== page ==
– by Eva
We’ve already told you a bit about us and our plans in the Intro, now I want to tell you a bit more about our trip. The short description is: save money, sell/give away almost everything we own, give up our jobs, get a camper, go travel as long as the money lasts.
We started to look for a camper while we were still living in Thonon-Les-Bains. Retrospectively, the second one we saw would have been the best match, but we hadn’t looked at many campers yet and I wanted to get a better idea first and look at some more to compare. We didn’t find one in France and with the move to Germany/Bavaria coming closer, we postponed our search to after the move. Unfortunately, this coincided with the Bavarian summer holidays and campers were way too expensive. Eventually we also started to look for campers in France again (what irony), and we finally – finally – found the thing closest to what we’d been looking for in Jura, France. We had planned to register it in Germany and keep our “base“ there so we brought it over, but in the end that turned out to be very complicated and expensive and so we decided to move our “base“ to the home of Ju’s parents. So we drove it back to France and apart from the huge waste of time we still made it all work. We had some changes made to the camper and were ready to go.
Originally, we’d been planning to start our trip end of August after staying with my parents for some weeks. As it turns out, we spent some months with my parents and then over a month with Ju’s family near Clermont-Ferrand. And even though it was frustrating not to be able to leave sooner, it was also beautiful and soothing to spend some time with our families after we’d been seeing them so little while we were living away from them.
Alors, since I’ve been fantasizing about the French West coast for forever, this was our first “destination”. We hit it at Saint Nazaire where we spent some time with Ju’s dad and now we’re slowly moving South along the coast towards Spain. It’s really beautiful here, with the ever-changing architecture and landscape. Auvergne in the middle of France with its volcanoes is wild and green with rough, grey stone houses, then the Northern bit of the coast is a bit plainer with a rocky coastline and towns with low white-washed houses. And the further South you go towards Pay Basque, the lusher and wilder the pine forests become and the wider the sandy beaches. In the South, in Landes, the typical architecture are wonderful wood-and-brick houses with colourful doors and blinds.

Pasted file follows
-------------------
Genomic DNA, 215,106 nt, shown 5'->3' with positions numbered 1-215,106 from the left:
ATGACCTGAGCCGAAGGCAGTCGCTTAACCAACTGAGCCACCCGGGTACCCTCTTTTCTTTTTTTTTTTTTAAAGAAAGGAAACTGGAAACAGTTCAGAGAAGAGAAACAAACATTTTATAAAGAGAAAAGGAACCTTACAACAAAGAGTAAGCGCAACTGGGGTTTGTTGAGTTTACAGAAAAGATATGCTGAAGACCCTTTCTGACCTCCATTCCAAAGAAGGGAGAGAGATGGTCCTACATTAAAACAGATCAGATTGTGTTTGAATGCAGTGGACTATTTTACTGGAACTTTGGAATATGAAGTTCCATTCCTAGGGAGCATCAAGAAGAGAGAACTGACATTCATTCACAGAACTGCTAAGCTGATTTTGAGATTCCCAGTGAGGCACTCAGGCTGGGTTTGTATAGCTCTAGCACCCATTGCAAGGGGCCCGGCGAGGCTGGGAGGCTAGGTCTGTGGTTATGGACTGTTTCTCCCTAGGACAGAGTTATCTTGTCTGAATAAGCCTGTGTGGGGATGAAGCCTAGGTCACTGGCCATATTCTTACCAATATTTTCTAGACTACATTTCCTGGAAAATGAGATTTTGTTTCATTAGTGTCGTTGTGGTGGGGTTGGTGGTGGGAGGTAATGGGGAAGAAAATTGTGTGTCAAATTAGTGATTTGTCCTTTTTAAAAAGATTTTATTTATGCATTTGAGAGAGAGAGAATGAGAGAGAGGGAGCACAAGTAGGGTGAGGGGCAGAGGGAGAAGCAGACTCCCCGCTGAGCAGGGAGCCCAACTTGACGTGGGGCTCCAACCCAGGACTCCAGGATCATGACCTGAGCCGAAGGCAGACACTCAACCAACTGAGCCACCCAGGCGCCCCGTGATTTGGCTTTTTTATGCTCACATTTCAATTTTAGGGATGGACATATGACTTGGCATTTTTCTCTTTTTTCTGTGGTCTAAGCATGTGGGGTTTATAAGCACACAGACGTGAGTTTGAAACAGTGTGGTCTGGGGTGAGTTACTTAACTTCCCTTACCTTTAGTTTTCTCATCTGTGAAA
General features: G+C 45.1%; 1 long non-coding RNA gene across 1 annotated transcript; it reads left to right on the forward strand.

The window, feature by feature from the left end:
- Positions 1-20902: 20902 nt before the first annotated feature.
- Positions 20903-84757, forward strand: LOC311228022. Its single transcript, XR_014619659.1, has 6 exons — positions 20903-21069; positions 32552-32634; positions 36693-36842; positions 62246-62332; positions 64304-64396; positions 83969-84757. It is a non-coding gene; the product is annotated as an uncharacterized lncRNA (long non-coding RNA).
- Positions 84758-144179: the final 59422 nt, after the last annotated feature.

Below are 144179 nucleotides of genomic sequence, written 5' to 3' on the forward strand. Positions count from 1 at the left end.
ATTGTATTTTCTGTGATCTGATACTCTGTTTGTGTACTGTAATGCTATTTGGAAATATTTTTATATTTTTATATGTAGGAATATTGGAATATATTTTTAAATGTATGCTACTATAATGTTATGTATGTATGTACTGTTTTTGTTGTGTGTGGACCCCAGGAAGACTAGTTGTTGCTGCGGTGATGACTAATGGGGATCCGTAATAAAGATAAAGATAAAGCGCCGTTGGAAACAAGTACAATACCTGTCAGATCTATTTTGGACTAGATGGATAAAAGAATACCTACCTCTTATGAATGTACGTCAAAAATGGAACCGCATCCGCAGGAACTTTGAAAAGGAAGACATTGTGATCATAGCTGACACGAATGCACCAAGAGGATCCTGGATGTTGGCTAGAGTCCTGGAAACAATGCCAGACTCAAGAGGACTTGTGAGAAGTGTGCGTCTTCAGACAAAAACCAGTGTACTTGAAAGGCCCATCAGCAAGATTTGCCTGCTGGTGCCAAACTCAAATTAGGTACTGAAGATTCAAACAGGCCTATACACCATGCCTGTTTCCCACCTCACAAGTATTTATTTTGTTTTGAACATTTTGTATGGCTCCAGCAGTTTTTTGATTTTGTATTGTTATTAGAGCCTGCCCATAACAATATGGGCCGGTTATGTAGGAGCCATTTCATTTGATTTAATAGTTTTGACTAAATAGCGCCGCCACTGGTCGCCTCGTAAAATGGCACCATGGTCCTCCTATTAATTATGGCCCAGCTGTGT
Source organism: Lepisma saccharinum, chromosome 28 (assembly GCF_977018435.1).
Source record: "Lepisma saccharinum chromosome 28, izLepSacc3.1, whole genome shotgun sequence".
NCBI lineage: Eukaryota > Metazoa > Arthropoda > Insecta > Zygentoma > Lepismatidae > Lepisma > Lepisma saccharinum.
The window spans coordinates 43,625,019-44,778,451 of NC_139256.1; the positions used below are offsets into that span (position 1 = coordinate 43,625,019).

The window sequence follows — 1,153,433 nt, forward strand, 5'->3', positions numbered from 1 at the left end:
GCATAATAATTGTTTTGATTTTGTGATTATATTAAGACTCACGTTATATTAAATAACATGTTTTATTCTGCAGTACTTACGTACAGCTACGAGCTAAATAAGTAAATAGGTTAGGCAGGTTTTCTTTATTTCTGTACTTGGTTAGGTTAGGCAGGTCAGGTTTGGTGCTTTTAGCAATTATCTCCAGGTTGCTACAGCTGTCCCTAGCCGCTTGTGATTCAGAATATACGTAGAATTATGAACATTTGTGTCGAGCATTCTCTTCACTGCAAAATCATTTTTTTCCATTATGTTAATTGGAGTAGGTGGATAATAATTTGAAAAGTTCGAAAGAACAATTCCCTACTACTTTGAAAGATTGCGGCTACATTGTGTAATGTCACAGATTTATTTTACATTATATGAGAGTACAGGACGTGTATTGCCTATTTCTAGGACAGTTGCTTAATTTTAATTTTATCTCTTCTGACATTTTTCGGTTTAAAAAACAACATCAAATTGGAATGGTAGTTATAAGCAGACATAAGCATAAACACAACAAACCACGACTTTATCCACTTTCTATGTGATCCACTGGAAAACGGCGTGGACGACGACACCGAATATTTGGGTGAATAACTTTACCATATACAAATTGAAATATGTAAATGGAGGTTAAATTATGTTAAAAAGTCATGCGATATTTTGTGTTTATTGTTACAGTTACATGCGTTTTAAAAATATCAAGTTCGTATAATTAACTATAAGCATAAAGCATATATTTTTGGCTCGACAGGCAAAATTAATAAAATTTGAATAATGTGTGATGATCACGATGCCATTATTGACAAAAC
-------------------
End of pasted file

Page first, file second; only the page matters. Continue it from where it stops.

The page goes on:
Unfortunately, since we’re in wintertime now it’s raining quite a lot. Or rather, the weather is literally changing all the time. But I guess that’s just what happens at the Atlantic, and with the strong winds and the clouds playing around the bright sun against a blue (and sometimes steel grey) sky, it adds its own charming character. We also had some really sunny days. Cold, but sunny.
And thanks to the awesome gift of Samira and Julian – a book called “I love the seaside: The surf & travel guide to Southwest Europe” – we’re discovering lots of nice places all along the coast and get some travel info as well. Hopefully we’ll soon be able to try surfing. For now, it’s so cold that I would rather not change my clothes for a wetsuit. J
The most fascinating sight up to now was the Dune of Pyla – 3 km long, 110 m high, 600 m wide – which we climbed barefoot and walked all the way to its highest point. From there we could see all the way over to La Pointe of Cap Ferret where we’d been sitting having picnic at the beach just the day before.
Since we’ll be spending Christmas with my family near Faro in Portugal, we’ll be steadily heading South, stopping a couple of days here and there whenever we feel like it and looking for warmer weather. So we’ll be sending you some beach vibes in a month instead of gingerbread kisses – but then Pastel de Nata is sooo good, I’m not sure I’ll be missing the Christmas cookies too much!